Today I’m introducing you to the track The Stairs by the Belgian composer and piano player Mirek Coutigny living in Ghent. Mirek has studied classical piano and composition but turned more towards electronic music in the last couple of years.
The track The Stairs is taken from the album The Further We Ventured which was released mid February of 2020.
Tell us something about your track The Stairs!
“The Stairs” was originally written for a contemporary dance performance, and was set to accompany a very poetic descent from a staircase by the dancers. I imagined it as a staircase in an apartment building, where every door looks the same, but has a different story behind it.
Thank you Mirek!
Today I’m introducing you to the Polish composer Jacaszek based in Gdańsk. Jacaszek has been dealing with music and sound art for past 15 years. An important side of Jacaszek’s art activity is composing film scores.
The field of “electro-acoustica” is the main point of my interest as a composer. My work is generally a digital processing of acoustic sources. I am also deeply interested in sounds of nature. 3 of my albums are based on field recordings.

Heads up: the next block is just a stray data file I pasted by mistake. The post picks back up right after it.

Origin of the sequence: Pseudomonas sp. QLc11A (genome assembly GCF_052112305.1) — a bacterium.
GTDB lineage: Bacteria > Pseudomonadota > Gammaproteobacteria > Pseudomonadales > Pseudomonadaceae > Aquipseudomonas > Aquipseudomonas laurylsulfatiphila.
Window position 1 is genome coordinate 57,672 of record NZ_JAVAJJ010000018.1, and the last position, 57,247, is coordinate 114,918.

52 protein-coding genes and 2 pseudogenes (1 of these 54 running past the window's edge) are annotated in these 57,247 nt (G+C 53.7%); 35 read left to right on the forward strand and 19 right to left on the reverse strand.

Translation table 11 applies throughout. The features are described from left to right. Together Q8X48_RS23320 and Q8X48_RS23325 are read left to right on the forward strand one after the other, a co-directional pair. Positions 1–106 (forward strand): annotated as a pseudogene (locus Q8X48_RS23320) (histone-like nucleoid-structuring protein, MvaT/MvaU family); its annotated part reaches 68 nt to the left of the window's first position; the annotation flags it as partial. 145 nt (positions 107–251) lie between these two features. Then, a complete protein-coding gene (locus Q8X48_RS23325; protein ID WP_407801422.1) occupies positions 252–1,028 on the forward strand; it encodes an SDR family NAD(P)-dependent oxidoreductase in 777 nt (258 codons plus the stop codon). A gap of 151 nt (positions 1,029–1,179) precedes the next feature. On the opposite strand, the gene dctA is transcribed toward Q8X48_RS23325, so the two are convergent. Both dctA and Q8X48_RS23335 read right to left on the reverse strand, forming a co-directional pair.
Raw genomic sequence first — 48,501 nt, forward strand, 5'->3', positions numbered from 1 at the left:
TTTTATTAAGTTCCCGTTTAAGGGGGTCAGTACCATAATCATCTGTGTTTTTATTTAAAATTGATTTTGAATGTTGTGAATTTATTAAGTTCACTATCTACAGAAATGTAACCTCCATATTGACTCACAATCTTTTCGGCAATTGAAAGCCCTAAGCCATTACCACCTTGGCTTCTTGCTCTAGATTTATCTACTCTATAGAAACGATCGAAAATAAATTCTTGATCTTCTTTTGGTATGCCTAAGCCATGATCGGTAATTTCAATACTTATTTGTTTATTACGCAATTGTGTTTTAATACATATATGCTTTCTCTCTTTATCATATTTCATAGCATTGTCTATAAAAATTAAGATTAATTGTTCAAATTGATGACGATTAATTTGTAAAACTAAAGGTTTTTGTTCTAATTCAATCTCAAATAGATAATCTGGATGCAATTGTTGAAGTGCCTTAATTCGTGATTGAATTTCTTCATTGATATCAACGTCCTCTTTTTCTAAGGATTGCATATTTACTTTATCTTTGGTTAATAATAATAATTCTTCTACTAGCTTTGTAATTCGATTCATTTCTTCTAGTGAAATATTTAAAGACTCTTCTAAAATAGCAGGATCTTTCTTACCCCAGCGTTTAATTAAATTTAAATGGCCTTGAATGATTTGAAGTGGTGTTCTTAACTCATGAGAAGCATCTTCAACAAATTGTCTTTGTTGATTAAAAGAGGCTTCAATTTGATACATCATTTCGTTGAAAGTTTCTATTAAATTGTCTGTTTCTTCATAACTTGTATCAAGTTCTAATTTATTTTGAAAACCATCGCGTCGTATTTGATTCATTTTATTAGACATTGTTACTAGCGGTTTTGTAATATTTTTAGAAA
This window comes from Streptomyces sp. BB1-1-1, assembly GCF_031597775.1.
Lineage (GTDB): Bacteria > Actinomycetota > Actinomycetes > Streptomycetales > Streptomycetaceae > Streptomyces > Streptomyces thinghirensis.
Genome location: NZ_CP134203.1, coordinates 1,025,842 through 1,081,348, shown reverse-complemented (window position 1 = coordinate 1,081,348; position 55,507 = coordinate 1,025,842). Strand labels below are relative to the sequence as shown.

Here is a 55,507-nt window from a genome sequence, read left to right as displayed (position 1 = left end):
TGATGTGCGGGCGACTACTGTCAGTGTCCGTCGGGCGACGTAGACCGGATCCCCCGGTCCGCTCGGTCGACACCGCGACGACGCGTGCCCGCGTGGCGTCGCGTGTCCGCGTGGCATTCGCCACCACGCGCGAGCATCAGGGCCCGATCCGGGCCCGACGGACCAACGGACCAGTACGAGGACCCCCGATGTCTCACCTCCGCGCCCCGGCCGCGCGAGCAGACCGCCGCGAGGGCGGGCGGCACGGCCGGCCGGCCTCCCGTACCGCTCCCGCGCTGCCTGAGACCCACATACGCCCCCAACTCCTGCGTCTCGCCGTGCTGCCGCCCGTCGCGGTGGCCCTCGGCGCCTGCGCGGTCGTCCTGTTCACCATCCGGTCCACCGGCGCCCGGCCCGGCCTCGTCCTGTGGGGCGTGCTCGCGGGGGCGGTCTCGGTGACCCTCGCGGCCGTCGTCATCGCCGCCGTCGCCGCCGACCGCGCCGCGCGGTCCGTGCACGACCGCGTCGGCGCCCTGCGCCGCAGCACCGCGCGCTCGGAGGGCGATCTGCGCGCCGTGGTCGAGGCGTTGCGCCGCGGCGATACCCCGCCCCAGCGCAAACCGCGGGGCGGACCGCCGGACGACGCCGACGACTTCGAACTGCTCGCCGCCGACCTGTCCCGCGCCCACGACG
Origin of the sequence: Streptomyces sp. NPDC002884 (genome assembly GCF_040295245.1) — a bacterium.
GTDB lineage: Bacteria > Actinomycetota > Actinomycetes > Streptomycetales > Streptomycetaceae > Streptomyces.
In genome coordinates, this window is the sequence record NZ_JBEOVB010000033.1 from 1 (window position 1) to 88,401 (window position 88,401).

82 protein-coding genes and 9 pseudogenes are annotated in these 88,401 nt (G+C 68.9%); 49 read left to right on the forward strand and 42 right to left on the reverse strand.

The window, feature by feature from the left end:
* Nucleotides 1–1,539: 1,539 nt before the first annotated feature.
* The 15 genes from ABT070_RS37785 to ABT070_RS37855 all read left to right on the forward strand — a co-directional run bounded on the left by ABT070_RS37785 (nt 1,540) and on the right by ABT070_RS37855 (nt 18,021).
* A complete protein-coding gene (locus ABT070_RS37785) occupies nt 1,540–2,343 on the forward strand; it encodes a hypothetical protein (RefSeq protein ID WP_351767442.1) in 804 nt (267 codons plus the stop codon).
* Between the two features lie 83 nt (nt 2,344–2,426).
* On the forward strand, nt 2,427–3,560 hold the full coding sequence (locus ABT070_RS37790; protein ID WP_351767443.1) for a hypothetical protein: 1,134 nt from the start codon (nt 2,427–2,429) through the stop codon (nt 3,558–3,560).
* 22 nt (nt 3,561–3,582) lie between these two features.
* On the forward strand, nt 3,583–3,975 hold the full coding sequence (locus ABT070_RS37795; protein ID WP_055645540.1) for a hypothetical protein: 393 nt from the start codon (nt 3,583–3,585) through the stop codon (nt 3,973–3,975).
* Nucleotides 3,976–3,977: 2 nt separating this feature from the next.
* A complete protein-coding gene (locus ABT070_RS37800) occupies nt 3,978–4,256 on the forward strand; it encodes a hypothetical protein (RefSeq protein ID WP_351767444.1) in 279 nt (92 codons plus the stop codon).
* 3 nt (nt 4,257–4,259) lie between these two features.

The track The Zone is released as a single, but will also be featured on the album Music for Film out March 27th via Ghostly International.
Tell us something about your track The zone!
The Zone was originally composed for the Estonian film “November” by Rainer Sarnet. The original arrangement contained harp and hammer dulcimer only, the cue was not used it did not function in the scene it was intended for.
But I loved the piece so much (it is one of my favourites) so I decided to transcript it for piano and include it into the album. No better opportunity to share it with people.
Thank you very much for sending me this song!
Today I’m introducing you to the German composer and piano player Matt Koranda;
I live nearby the Lake of Constance, the deep water connection between Germany, Austria and Switzerland. My zodiac sign is Aquarius. I don’t know, if this is coincidence.